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Group building.

After two months of hard work, the students who spent their Alternative Spring Breaks with NOAHH had transformed empty lots in New Orleans East into the start of a new community. They had helped build homes in St. Roch, the Upper Ninth, and the Lower Ninth Ward as well. All told, over ten homes were under construction, with thousands of volunteers contributing to them. NOAHH spoke to volunteers from many of the schools who joined us about their experiences on site.

On students leading the way:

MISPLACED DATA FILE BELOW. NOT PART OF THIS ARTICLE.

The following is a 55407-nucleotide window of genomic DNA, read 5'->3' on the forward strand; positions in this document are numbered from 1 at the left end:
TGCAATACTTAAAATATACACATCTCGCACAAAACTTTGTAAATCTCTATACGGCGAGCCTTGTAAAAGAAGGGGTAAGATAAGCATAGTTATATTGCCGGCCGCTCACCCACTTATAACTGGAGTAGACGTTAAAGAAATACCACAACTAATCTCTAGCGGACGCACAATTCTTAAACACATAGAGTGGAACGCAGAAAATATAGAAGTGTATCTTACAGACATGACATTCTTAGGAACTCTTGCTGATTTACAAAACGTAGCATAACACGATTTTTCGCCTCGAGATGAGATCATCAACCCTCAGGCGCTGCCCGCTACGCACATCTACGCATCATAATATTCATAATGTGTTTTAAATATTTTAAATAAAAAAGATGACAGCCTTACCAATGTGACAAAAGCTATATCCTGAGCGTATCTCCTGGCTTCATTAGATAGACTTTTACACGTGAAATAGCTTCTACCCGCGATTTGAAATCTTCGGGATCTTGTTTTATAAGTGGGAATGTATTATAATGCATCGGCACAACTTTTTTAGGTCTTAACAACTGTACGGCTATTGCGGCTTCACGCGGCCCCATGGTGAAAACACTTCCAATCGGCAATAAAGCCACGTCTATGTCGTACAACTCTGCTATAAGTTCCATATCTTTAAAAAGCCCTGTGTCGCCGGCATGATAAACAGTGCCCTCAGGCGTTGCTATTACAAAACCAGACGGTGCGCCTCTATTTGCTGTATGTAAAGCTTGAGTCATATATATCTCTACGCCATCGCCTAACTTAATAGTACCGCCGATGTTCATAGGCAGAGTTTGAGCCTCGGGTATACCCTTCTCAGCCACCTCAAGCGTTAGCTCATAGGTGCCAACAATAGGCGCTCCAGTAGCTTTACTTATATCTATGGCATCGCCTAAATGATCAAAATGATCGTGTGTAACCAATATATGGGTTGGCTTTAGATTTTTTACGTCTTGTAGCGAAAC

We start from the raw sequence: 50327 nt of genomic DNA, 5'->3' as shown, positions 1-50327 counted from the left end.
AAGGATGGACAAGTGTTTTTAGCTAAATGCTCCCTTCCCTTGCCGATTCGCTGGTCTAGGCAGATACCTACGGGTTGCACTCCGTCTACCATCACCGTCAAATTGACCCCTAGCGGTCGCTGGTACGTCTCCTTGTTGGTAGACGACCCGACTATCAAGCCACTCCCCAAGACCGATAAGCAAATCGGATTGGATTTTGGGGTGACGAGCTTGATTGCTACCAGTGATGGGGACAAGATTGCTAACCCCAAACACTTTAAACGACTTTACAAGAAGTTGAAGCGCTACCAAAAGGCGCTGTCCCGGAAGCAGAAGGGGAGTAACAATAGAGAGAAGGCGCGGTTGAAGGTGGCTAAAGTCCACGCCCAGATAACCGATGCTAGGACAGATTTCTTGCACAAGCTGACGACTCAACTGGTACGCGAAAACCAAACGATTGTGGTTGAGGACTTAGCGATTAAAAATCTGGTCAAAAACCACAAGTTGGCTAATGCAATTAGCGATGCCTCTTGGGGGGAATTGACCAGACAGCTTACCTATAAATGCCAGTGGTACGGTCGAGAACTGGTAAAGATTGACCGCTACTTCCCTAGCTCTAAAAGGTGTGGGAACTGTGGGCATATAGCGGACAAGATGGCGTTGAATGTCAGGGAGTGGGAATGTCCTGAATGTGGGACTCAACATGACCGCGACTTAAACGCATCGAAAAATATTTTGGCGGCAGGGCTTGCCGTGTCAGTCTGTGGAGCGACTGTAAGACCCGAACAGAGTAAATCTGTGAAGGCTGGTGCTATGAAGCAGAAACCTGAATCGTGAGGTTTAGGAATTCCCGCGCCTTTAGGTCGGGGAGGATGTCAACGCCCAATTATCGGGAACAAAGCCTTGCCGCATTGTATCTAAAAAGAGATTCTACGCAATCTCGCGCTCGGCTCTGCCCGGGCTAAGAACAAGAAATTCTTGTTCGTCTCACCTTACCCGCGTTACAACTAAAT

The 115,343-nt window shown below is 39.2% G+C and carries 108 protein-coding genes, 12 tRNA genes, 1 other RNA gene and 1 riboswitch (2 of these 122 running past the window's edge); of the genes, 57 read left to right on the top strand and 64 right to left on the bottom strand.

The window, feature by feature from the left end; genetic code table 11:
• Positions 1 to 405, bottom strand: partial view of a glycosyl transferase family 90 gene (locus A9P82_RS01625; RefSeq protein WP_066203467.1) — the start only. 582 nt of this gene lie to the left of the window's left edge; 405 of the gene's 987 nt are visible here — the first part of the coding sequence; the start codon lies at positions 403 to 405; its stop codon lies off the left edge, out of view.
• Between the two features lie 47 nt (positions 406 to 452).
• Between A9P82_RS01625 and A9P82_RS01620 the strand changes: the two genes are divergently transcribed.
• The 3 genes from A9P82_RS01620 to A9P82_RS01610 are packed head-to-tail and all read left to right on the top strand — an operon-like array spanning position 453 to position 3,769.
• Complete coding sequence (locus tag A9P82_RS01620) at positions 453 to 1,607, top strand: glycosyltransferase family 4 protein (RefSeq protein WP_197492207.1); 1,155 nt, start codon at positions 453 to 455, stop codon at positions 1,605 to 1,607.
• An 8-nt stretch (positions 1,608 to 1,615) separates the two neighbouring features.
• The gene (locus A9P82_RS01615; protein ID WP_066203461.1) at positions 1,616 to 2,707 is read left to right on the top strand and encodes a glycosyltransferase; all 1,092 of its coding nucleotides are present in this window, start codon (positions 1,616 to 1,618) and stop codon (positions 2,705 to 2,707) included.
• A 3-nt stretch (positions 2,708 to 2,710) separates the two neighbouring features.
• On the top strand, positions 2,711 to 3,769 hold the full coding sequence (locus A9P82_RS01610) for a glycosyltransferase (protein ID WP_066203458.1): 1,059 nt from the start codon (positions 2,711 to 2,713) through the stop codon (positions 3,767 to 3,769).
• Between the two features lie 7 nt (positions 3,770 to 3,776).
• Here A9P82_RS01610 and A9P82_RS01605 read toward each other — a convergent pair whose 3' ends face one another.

Julia, principal from Haldane High School: “We had a group of students who were student-learning-centered in terms of service learning. At that point, the students put together a presentation. They wanted to figure out how they could bring service learning into their senior trip. For years, there had been the history of going to Disney World, and the students recognized that that wasn’t providing them with much. This came out of student-centered ideas. They developed it. They planned it. They fund-raised for it. Now it’s become tradition.”

Amy, social studies teacher at Rocky Hills High School: “About 11 years ago, right after Katrina had happened, a small group of students took it upon themselves to organize a trip, and at that point, a few other staff members helped them organize it. My 300th kid came down this year, and every year, the group gets bigger and bigger and more excited to come. We look forward to it all year long.”

On learning on site: